Special ways to pray for the dead - Catholic Courier
Matthew H. Clark Matthew H. Clark

Special ways to pray for the dead

I write on what would have been my father’s 96th birthday. My dad, for whom I was named, was born in 1908 and went home to God in 1977, just a few weeks short of his 69th birthday. He died of a cancer that was first identified in May of that year and died at the end of August. His death came quickly, although not without warning. At the time, I thought he died too young. At my present age, I hold that thought more strongly.

Like you, I have been praying for the deceased in a special way during this month of November. I have since I can remember. I have been praying for the eternal rest of my parents, grandparents, all family members, friends and all who have nourished my life. In keeping with the suggestion first made to us in a Tuesday afternoon released-time catechism session by a lay catechist, I still pray for those who have died alone with nobody to care for them or support them with their prayer in their hour of need.

Over the years, two further elements have become more a part of my prayer as I remember the deceased in November or at other times.

One is the practice of asking for their prayers. I do believe most deeply that those who are transformed in Christ and live fully in the communion of saints do not lose interest in those they have left behind. Rather, my conviction is that we become more deeply and ardently a focus of their attention, support, love and prayer. So today, in a special way, I ask my dad in peace and confidence to hold me close in his prayer and his affection. I even made so bold as to ask him to help me with some of the specific concerns and questions that seem burdensome to me just now. He’ll be there for me in sustaining prayer. Of that I have no doubt. I just have to remember that, even though the relief I seek may not come in the form I expected or with the immediacy for which I hoped.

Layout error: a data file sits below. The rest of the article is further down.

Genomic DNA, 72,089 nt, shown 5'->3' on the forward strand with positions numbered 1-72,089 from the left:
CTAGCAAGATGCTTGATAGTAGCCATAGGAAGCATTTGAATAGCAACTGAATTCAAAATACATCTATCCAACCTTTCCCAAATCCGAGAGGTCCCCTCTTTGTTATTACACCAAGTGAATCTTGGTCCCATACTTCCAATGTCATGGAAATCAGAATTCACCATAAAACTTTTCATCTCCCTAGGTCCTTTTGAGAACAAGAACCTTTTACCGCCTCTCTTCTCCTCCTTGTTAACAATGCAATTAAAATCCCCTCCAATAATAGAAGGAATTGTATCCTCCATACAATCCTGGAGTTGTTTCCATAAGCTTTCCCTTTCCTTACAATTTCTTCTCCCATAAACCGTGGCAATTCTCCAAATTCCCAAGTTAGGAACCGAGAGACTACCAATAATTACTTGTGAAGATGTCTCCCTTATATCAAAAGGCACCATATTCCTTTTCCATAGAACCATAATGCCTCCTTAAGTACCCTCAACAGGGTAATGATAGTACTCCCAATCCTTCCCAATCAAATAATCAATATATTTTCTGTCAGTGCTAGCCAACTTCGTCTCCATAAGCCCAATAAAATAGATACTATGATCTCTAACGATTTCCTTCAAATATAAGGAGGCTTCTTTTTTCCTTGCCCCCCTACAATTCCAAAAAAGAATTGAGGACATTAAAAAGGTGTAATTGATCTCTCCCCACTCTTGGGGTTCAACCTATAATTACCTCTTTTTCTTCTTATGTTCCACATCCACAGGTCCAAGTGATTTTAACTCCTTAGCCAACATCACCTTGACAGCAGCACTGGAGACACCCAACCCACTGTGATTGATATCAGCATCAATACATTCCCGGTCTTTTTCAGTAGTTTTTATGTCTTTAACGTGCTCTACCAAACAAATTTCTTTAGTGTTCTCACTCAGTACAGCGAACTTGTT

A second, more recent feature of my prayer for my mothers, fathers, and friends in the faith who have gone to new life is a conversational one. Let me remain with the example of my father for a moment. I love my father and I know that he loved me. But neither of us was or is perfect. When my dad died — even though there was some warning — I knew that things between us were not as settled or peaceful as they might have been.

I don’t mean that there was animosity or ill will between us. Rather, I refer more to things that I wish I had said to him or that I wish he had said to me before he died. There are questions I wanted to ask him that I never had the nerve or confidence to ask. And, I know I regret very much not having shared more about myself with him through the years of my growth and even into maturity. I am confident — isn’t hindsight wonderful? — that had we both done more of that work, we both would have been the richer for it.

So, now I do those things when I pray with him and for him. I tell him about myself and entrust my concerns to his loving care. Occasionally, I go back through the stages of my life and speak with him about things I held to myself in those days and ask him now the questions I wish I had asked him then. It’s not just about the lacks or the “I-wish-that-he-or-I-hads.” It’s also a time to say thanks for the good things he gave to me, especially for those gifts I appreciated fully only after he was gone. And, I’ve re-enjoyed in prayerful memory some of the great times we had together.

This kind of November prayer has become more important to me as my own years grow in number. It is healing. It helps to put life’s ups and downs in a broad and helpful perspective. It enhances self-understanding and my understanding of others. I am glad to have caught up a lot with my dad — in part because I am now close to the age he had achieved when the Lord called him home.

Peace to all.

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